Bulls draft pick Daniel Gafford: 'I try my best to have the best motor out there'

(Photo by David Sherman/NBAE via Getty Images)

Bulls draft pick Daniel Gafford: 'I try my best to have the best motor out there'

DunkWire

Bulls draft pick Daniel Gafford: 'I try my best to have the best motor out there'

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The Chicago Bulls selected Daniel Gafford, who may have the best total vertical reach of all the prospects selected in the 2019 NBA draft.

After two seasons for the Arkansas Razorbacks, the 20-year-old big man was picked in the second round on Thursday evening. Gafford took home SEC All-Defense and also had the fifth-best effective field goal percentage in the NCAA last season. He is an excellent rim protector who is a prolific finisher near the basket as well.

Gafford caught up with HoopsHype about what he will be able to bring the Bulls next season and beyond.

Tell me about some of your goals and intentions during the pre-draft process.

Daniel Gafford: The main thing was just trying to impress to the best of my ability because this is a big opportunity. But in the end, it’s a place of business and I’m just trying to make my mark on it.

How do you think you can contribute to Chicago out of the gates? What role can you see yourself playing in the next couple of years?

DG: I just want to be in that role of a guy who can bring as much energy as he possibly can. Come in and get at least 10, 11, 12 rebounds or maybe even more. Scoring-wise, I just want to be that guy who scores whenever the ball gets to him. My main focus is just playing defense. I want to be a defensive guy as much as an offensive guy.

You were one of the most dominant players near the rim in all of college basketball. I’m curious about how important that has been to your game and your development and what makes you such a great scorer near the basket.

DG: Finishing near the basket is one of the most important things. If you can’t finish around the basket then you might have other things to do on the outside. If you get cold on the outside you’ll have to come on the inside. That’s basically my main thing, I’ve been trying to stretch out my game. Other than that, I was good at what I did because I knew how to do it. And how to get where I needed to be.

How did you feel about your growth with the season you had at Arkansas?

DG: I felt pretty good about it. My maturity level has gone up a lot. I just got a bunch of experience coming back for my second year. It helped me out a lot on and off the court.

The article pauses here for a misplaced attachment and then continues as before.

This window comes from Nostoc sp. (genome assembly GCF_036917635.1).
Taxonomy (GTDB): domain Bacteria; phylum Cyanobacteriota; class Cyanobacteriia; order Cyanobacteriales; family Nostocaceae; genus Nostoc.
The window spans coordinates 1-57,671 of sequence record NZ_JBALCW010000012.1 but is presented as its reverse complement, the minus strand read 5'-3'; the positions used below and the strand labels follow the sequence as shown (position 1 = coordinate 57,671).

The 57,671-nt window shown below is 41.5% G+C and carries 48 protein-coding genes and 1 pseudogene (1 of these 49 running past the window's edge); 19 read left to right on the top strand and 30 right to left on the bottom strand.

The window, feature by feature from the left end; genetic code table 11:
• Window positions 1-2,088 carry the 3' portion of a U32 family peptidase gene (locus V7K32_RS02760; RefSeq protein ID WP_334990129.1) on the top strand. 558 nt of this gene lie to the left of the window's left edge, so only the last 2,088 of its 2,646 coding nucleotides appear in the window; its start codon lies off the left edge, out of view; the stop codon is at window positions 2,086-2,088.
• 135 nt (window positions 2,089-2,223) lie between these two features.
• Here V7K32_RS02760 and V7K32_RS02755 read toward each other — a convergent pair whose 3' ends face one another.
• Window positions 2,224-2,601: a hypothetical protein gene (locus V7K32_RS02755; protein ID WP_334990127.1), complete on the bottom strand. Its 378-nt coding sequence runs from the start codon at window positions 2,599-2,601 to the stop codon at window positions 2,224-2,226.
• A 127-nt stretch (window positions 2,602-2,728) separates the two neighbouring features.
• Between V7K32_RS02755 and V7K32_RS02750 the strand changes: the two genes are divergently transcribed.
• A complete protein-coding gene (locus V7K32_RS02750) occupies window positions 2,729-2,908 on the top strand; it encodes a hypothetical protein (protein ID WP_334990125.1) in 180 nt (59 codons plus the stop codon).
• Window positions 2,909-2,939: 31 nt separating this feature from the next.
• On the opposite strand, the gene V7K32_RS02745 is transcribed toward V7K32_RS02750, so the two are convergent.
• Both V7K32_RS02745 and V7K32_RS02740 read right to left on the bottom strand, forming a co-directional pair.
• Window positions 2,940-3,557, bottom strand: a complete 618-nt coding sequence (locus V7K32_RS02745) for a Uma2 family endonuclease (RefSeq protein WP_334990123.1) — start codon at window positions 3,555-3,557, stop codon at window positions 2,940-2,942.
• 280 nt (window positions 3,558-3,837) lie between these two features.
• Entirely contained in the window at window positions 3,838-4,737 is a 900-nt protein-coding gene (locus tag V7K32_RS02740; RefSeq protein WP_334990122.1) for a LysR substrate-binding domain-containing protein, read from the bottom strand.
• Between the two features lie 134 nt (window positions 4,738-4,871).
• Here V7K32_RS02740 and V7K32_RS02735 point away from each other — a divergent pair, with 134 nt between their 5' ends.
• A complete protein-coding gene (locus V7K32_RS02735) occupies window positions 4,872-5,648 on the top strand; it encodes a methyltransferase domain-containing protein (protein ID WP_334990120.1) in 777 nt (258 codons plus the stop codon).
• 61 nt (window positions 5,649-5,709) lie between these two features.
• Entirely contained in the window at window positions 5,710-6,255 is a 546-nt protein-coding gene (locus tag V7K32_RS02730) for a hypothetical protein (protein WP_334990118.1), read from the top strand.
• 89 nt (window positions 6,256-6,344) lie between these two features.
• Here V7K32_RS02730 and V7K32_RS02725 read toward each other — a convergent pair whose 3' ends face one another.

What was the biggest difference you thought between freshman and sophomore year?

DG: The biggest difference was that I was more vocal. My first year at Arkansas, I didn’t have to say that much because of all the seniors we had. But losing all those seniors meant I had to step into the leadership role. I helped guys get out of their funk. It’s good being a leader but it’s good to have somebody lead you as well.

I’m curious to talk to you a little bit about your dunking. Obviously, you have some of the best hops in college basketball and can really get up. What do you feel is the most impressive part of your dunking and how do you feel you can take that with you to the next level?

DG: I just go with a head full of steam on my way to the basket. As long as I can finish over the top of it, that is basically my mindset when it comes to dunking.

Do you think a dunk contest is in your future like your new teammate Zach LaVine?

DG: Oh yeah, absolutely.

Who do you think your game compares to the most in the NBA?

DG: I think Clint Capela. And I also see DeAndre Jordan a lot. He loves working the pick-and-roll with guards on his team. Whenever they get him the ball, he finishes around the rack. And he’s a great rebounder, he does everything on the inside and all the dirty work. So I like that comparison a lot.

I like that a lot for you, too. When you work with point guards, ballhandlers, in a pick-and-roll, what are some things you guys kind of work on to get that chemistry?

DG: Good communication on the pick-and-roll, timing, the right angle, and the courage to throw it up there and have the big man throw it in.

How important is your shot blocking on the defensive side of the ball?

DG: Being able to protect the basket is one of my main focuses and I try to keep the opposing team from scoring as much as possible.

How do you think you fit into this draft class when it’s all said and done?

DG: I feel I’m one of the best bigs in the draft. Just going to take that and run with it. There’s nothing that’s going to be able to stop me from thinking like that. There’s a lot of work to be done and I know I can do it.

What do you think is really special and unique about the way that you play?

DG: I try my best to outrun everybody on the court. I try my best to have the best motor out there. I try to give everything to help my team. Whatever it is. If I have to rebound, I’ll rebound every game. If I have to score, I’ll score. If I have to block shots, then I’ll do that all game. I think that’s the main thing that separates me. I help the team instead of helping myself.

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